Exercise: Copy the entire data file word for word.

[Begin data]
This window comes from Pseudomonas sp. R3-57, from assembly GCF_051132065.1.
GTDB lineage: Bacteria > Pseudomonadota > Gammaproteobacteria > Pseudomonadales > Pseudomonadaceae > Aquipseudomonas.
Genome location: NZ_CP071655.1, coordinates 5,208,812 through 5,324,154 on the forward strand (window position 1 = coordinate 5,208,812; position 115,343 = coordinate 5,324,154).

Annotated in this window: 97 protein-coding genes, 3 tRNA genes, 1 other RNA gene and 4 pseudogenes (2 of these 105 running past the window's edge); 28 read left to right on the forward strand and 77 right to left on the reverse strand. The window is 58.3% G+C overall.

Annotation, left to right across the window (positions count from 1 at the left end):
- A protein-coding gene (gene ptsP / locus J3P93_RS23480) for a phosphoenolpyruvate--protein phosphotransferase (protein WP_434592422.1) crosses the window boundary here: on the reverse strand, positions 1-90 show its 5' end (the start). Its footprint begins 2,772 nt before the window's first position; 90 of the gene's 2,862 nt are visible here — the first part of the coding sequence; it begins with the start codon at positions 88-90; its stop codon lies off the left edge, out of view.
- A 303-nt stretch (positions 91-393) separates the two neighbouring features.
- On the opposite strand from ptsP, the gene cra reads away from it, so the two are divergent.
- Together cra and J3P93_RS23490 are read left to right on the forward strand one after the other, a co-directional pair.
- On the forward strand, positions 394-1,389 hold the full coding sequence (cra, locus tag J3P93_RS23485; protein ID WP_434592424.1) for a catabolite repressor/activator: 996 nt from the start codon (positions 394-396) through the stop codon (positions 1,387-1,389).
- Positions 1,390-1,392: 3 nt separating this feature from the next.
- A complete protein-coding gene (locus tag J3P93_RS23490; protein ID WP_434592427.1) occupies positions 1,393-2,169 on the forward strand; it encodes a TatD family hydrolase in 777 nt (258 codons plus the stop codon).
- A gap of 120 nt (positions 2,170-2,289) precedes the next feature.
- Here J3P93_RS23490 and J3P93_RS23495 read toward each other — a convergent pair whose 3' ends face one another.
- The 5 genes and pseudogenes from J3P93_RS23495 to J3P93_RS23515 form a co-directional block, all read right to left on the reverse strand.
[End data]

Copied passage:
This window comes from Pseudomonas sp. R3-57, from assembly GCF_051132065.1.
GTDB lineage: Bacteria > Pseudomonadota > Gammaproteobacteria > Pseudomonadales > Pseudomonadaceae > Aquipseudomonas.
Genome location: NZ_CP071655.1, coordinates 5,208,812 through 5,324,154 on the forward strand (window position 1 = coordinate 5,208,812; position 115,343 = coordinate 5,324,154).

Annotated in this window: 97 protein-coding genes, 3 tRNA genes, 1 other RNA gene and 4 pseudogenes (2 of these 105 running past the window's edge); 28 read left to right on the forward strand and 77 right to left on the reverse strand. The window is 58.3% G+C overall.

Annotation, left to right across the window (positions count from 1 at the left end):
- A protein-coding gene (gene ptsP / locus J3P93_RS23480) for a phosphoenolpyruvate--protein phosphotransferase (protein WP_434592422.1) crosses the window boundary here: on the reverse strand, positions 1-90 show its 5' end (the start). Its footprint begins 2,772 nt before the window's first position; 90 of the gene's 2,862 nt are visible here — the first part of the coding sequence; it begins with the start codon at positions 88-90; its stop codon lies off the left edge, out of view.
- A 303-nt stretch (positions 91-393) separates the two neighbouring features.
- On the opposite strand from ptsP, the gene cra reads away from it, so the two are divergent.
- Together cra and J3P93_RS23490 are read left to right on the forward strand one after the other, a co-directional pair.
- On the forward strand, positions 394-1,389 hold the full coding sequence (cra, locus tag J3P93_RS23485; protein ID WP_434592424.1) for a catabolite repressor/activator: 996 nt from the start codon (positions 394-396) through the stop codon (positions 1,387-1,389).
- Positions 1,390-1,392: 3 nt separating this feature from the next.
- A complete protein-coding gene (locus tag J3P93_RS23490; protein ID WP_434592427.1) occupies positions 1,393-2,169 on the forward strand; it encodes a TatD family hydrolase in 777 nt (258 codons plus the stop codon).
- A gap of 120 nt (positions 2,170-2,289) precedes the next feature.
- Here J3P93_RS23490 and J3P93_RS23495 read toward each other — a convergent pair whose 3' ends face one another.
- The 5 genes and pseudogenes from J3P93_RS23495 to J3P93_RS23515 form a co-directional block, all read right to left on the reverse strand.